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Next-Generation BTK Inhibitor Highly Active in Relapsed or Refractory Mantle-Cell Lymphoma

January/February 2019, Vol 12, Special Issue: Payers’ Perspectives in Oncology: ASH 2018 Highlights - Lymphoma
Phoebe Starr

San Diego, CA—Zanubrutinib, a highly specific and irreversible next-generation Bruton’s tyrosine kinase (BTK) inhibitor, exhibited excellent activity in a single-arm, open-label multicenter phase 2 clinical trial of patients with relapsed or refractory mantle-cell lymphoma (MCL). Early study results were reported at ASH 2018.

At 12 months, the overall response rate (the study’s end point) was 83.5%, and the responses appeared to be durable, reported lead investigator Yuqin Song, MD, PhD, Department of Lymphoma, Peking University Cancer Hospital & Institute (Beijing Cancer Hospital), China.

“Zanubrutinib was designed to maximize BTK occupancy to minimize off-target inhibition of Tec and EGFR family kinases,” Dr Song said.

“It has been shown to be a highly potent, selective, bioavailable, and irreversible BTK inhibitor, with potentially advantageous pharmacokinetic and pharmacodynamic properties,” he noted.

Among responding patients, at 24 weeks after initial response, the event-free rate was 90%, and the progression-free survival (PFS) was 82%. At a median follow-up of 35.9 weeks, the median PFS had not been reached, Dr Song said.

The high specificity of zanubrutinib allows it to be dosed at a much higher level than first- and second-generation BTK inhibitors, according to Dr Song.

High Response Rate

The study was conducted in China and enrolled 86 adults (median age, 60.5 years) with relapsed or refractory MCL. Enrolled patients had received 1 to 4 previous lines of therapy, with a median of 2 treatments. At study entry, patients received zanubrutinib 160 mg twice daily until disease progression or unacceptable adverse events.

The proportion of patients with relapsed or refractory disease was similar (47.7% vs 52.3%). The majority (90.7%) of patients had stage III or stage IV disease, and 83.7% had intermediate- or high-risk disease, based on the Mantle Cell Lymphoma International Prognostic Index Combined Biologic Index. Overall, 37 (43%) patients had a tumor size >5 cm, and 7 (8.1%) patients had bulky tumors (>10 cm). Of the 86 enrolled patients, 12 (14%) had the blastoid variant of MCL, a variant that affects 10% to 15% of all MCL cases and is difficult to diagnose based on morphology alone (molecular studies can aid the diagnosis).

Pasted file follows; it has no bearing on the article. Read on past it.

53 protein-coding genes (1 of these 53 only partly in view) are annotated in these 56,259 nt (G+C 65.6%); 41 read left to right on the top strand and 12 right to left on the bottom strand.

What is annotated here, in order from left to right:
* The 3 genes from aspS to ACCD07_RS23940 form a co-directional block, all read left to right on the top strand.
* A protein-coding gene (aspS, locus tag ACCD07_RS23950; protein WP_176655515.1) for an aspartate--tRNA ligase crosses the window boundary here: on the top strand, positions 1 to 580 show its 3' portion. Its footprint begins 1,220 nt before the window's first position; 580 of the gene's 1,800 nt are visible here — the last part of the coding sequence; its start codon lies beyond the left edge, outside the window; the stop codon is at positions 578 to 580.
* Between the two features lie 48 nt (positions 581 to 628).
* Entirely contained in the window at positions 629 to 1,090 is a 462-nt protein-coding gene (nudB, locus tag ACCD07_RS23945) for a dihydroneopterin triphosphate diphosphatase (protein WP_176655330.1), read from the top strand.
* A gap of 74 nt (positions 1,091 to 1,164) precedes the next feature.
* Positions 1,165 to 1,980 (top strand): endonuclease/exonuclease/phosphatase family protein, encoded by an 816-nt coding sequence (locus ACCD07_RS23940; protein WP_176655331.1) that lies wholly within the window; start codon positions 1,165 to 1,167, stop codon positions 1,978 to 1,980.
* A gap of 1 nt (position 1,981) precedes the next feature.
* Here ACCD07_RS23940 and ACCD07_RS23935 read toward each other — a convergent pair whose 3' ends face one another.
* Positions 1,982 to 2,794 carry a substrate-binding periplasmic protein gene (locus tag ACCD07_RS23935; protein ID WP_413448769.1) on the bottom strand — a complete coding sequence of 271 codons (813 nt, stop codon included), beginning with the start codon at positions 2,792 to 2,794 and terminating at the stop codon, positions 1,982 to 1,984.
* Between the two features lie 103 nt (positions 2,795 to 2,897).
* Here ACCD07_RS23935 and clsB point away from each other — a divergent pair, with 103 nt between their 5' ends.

Of the 85 patients who were evaluated for efficacy, 71 (83.5%) patients had a response to zanubrutinib therapy; of these, 50 (58.8%) patients had a complete response, 21 (24.7%) patients had a partial response, and 2 (2.4%) patients had stable disease. The response rate among the patients with the blastoid variant of MCL was 75% (9 of 12).

“The responses achieved by zanubrutinib treatment appear durable, although we need a longer follow-up time to confirm,” Dr Song emphasized.

Treatment benefit was consistent across subgroups, including patients with and without the blastoid variant form of MCL, those with and without bulky tumors, and those who received treatment with fewer than or more than 3 previous lines of therapy.

Zanubrutinib Safety Profile

As of the data cutoff point on March 27, 2018, a total of 21 patients were off treatment: 13 patients because of progressive disease, 6 because of adverse events, 1 per the investigator’s discretion, and 1 patient who achieved a complete response but later withdrew consent.

Grade ≥3 treatment-emergent adverse events were reported in 28 (32.6%) patients, including reduced neutrophil count (11.6%), lung infection (5.8%), anemia (4.7%), and decreased white blood cell count (3.5%).

Treatment-emergent events of special interest included diarrhea (10.5%), hypertension (8.1%), and petechiae/purpura/contusion (4.7%). Decreased neutrophil count (31.4%), upper respiratory tract infection (29.1%), rash (29.1%), decreased platelet count (22.1%), and decreased white blood cell count (17.4%) constituted the most common events.

Of the 4 deaths that occurred during the study, 1 resulted from infection, 1 was a result of pneumonia, and 1 was caused by cerebral hemorrhage. The other patient died in a traffic accident.

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Last modified: August 30, 2021